He’s got two Dodge Rams, two Toyota 4Runners in various states of repair, a sand rail, which is a souped-up type of dune-buggy, and his baby, a Frankenstein of a four-wheel drive he calls his “Toyota Tacombover.” This truck has been rolled twice by two separate owners, and since Carter acquired it, he’s removed most of the outer paneling, including the doors and bed, and replaced them with a combination of steel pipe and plywood. When he’s not fixing things in town, he can usually be found running this rig through the desert on one of the hundreds of dirt trails in the area.

Carter hops in the Tacombover and exits his neighborhood by turning right on Tecopa Hot Springs Road, glancing for a moment at the open desert. The vibe in Tecopa is a product of its geography. The town pops up at the southern curve of the Amargosa River before it winds back north and empties into Death Valley. The land is speckled white with salt, and every now and then, an emerald-colored palm grove juts into one of the bluest skies on earth. There are no hardware stores, no grocery marts or gas stations, so people make do with what they have. Most local dwellings are trailer homes, RVs, and campers, and they are inhabited by people enacting their version of rugged American individualism beneath a wide Mojave sky.

It’s a place a tourist might pass through and wonder why anyone would choose to live there voluntarily. For the day tripper, it’s a stop along the highway, but for those who live here, it’s a destination in itself, a place where the hippie vibe of the ’60s lives on, where “the weird turn pro,” as Hunter Thompson says.

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Brent Holmes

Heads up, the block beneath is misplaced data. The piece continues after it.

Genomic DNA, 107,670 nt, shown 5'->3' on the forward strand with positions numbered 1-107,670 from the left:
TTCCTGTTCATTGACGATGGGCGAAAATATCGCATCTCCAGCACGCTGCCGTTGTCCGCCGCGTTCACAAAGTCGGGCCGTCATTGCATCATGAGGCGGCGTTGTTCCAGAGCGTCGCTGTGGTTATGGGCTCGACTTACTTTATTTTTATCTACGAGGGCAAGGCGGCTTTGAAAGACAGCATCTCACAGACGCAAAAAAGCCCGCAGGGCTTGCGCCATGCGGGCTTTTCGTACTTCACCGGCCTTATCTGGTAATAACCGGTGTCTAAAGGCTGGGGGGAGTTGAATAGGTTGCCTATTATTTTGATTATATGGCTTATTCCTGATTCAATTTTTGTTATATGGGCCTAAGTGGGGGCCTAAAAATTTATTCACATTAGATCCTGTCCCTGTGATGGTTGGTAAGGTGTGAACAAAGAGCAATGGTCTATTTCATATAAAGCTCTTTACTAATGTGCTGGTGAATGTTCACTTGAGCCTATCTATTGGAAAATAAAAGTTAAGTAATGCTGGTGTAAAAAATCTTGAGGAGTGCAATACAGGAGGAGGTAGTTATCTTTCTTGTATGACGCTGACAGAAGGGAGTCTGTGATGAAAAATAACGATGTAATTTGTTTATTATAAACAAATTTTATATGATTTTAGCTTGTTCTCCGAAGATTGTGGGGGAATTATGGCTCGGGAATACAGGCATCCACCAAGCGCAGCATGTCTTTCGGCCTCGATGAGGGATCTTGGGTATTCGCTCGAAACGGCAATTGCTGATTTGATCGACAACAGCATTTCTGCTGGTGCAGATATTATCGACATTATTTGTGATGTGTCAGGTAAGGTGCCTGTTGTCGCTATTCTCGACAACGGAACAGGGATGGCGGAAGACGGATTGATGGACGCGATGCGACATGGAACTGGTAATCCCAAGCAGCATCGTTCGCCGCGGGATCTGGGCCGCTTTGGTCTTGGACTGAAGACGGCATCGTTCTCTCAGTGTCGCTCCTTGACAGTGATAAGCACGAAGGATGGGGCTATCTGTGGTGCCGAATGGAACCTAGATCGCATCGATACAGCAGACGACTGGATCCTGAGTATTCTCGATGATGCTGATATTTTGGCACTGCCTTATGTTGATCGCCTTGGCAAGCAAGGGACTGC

Brent Holmes Photography
Paul Carter waits for calls with a cup of coffee at Death Valley Brewing

A MAN LOCALS call Wandering Bill hobbles up the road with a walking stick in hand, using it to hail Carter as he passes on his way to his motor home. There’s no cell service out here, so flagging someone down or knocking on their door is still the primary means of getting hold of someone.

Wandering Bill is a weathered-looking man who wears a wide brimmed hat. Between breaths, he asks if Carter can help him replace a starter. Carter can’t help but chuckle. Whenever Wandering Bill appears, it’s an emergency, no matter how small the job. Carter asks if he can come over in an hour, claiming that it probably won’t take him long. Wandering Bill relents, hobbling back over the road toward home.

Tecopa is filled with such characters: “Ross the Miner” and “Sarah Jane the Wonderhussy.” They come from all walks of life and, for various reasons, call Tecopa home. Snowbirds come to soak their aching bodies in the natural 105-degree mineral water bubbling up from the earth. Others are warrant-dodgers on the run from the law. All of them, no matter where they come from or why, are searching for ways to live differently.